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Back to sewing. Here is my version of the new Marcy Tilton top from Vogue 9193. My every day dressing consists of a pair of knit pants and a top. If I go out of the house I like to add a cool jacket/coat or poncho. Most pants are fairly neutral so that leaves the tops to carry the interesting details. This pattern has lots of promise for both dressy, and an everyday wear piece that has some style. The addition of a pocket makes it function even better than most patterns.

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The sample photos are sewn with a single fabric, but the line drawings inspired me to try multiple fabrics. After cutting it out in three colors it just didn’t look balanced. The additional gold bands and neck seemed to pull the whole piece together. After sewing it all up I decided to add the stencil pattern to the front.

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I’m already wearing this a lot, but I do think I will make another design change in the future. The top has a subtle angled bottom band, and sometimes it simply feels odd. The change could be to make the angle steeper and more obvious. However, if I continue with the Mondrian styled piecing it’s possible the top would look better being simpler and straight. Or should I leave it alone?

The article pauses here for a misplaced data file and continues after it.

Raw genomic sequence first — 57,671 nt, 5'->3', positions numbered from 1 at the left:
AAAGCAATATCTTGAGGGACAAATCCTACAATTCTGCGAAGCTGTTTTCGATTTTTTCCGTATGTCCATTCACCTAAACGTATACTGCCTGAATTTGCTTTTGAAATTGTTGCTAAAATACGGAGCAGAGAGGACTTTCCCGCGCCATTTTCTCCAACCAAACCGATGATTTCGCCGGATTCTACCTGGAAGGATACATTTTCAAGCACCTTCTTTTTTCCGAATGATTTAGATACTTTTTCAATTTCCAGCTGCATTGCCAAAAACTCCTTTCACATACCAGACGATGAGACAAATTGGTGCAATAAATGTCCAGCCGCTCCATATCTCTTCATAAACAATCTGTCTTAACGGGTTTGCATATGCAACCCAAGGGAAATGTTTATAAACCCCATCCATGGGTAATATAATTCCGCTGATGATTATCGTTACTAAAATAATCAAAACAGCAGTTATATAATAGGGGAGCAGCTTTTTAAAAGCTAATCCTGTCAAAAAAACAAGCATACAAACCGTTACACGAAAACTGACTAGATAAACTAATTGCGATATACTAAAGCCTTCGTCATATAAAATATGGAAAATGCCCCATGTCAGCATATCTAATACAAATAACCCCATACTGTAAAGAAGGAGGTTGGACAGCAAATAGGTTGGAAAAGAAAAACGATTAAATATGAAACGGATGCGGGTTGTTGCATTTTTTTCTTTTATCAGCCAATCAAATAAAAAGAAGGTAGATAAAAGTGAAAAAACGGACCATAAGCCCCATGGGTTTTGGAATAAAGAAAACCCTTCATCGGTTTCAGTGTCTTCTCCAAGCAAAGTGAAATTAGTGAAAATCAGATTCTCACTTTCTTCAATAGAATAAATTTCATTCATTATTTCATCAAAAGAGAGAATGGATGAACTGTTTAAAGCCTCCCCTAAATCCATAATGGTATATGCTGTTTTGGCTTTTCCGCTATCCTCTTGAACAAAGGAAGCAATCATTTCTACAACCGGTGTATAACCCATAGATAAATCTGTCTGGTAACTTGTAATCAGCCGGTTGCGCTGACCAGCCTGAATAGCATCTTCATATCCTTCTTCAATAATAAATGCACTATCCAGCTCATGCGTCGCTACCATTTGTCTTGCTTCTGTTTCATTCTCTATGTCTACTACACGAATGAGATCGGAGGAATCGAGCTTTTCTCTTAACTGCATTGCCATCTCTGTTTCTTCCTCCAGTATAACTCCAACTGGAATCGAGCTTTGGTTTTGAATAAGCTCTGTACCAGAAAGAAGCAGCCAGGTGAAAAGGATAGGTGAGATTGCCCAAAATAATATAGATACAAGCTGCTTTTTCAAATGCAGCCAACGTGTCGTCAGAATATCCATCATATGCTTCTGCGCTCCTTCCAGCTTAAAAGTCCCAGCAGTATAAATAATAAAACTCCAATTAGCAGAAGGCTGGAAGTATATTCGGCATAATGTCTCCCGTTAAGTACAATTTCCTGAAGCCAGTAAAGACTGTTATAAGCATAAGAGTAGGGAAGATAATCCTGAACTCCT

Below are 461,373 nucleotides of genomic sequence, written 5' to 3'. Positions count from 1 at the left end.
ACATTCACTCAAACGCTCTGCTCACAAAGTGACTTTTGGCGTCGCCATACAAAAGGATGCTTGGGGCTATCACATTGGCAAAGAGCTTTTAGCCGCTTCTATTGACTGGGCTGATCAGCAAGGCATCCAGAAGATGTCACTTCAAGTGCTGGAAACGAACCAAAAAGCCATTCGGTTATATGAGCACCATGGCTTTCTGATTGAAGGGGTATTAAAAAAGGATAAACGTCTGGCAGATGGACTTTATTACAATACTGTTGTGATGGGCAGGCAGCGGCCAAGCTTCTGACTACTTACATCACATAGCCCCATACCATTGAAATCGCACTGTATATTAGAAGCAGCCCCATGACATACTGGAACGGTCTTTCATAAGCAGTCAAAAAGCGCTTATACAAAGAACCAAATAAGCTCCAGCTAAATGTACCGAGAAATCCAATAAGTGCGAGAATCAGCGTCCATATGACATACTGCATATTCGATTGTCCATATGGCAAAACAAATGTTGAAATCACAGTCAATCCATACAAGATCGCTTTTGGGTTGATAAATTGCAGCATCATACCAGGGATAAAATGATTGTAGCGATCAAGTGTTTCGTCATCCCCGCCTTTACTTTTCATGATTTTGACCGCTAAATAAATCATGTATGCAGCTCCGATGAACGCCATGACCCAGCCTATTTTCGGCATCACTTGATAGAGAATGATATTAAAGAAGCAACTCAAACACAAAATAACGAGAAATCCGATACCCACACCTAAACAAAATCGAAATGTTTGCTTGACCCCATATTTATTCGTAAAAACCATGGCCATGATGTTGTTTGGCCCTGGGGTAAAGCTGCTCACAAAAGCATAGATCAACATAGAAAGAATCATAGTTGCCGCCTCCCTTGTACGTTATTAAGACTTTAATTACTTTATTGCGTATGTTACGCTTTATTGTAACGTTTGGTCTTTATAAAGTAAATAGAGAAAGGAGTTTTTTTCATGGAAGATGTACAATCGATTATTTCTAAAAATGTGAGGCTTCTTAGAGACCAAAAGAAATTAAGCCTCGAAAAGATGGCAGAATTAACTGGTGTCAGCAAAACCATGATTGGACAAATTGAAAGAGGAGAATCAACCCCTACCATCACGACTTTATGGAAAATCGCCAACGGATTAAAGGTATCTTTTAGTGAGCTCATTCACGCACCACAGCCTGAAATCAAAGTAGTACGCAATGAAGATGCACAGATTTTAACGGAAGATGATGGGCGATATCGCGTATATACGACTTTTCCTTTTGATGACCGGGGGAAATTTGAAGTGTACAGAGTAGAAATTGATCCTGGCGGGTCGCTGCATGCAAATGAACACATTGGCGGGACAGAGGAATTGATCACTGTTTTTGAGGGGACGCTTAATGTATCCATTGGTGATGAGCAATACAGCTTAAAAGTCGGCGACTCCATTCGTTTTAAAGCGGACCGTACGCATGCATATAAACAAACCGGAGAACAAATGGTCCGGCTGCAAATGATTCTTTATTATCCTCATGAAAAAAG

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It’s a great top and I’ll try the pants some time and let you know how they fit. I’m at Diane Ericson’s Design Outside the Lines in Taos this week having a wonderful sewing adventure with my BSF. Don’t forget to vote for my cat Zatoichi!

My Last Hand Knit?

Kiba-LightArghhh! I have carpal tunnel issues no doubt aggravated by my avid knitting! One handed typing is pretty slow, so this will be a very short post. I do love this vest by Marianne Isager. Both the shape and the color just make me smiled wish for fall weather. The kit came from Tutto, based in Santa Fe, who had a booth at the recent Interweave yarn fest here in Colorado. The yummy Alpaca and Silk Mohair yarns are held together throughout the piece.Kiba-Light_8

The pattern is a little unusual in that Isager has you count rows for length rather than knit for so many inches, claiming that it will all work out in the blocking. After doing a bit of math it seemed my vest was coming up way too short, so I decided to knit to the calculated length. This seemed to work well for me, but I had to keep an eye on all stitch counts after that. Let’s just say this pattern isn’t a good choice for a beginning knitter unless they get gauge in width and height. Intermediate knitters wouldn’t have a problem making adjustments. Isn’t the back pretty?Kiba-Light_7

Physical therapy starts in a week! I have finished sewing two tops so there will be sewing project posts soon….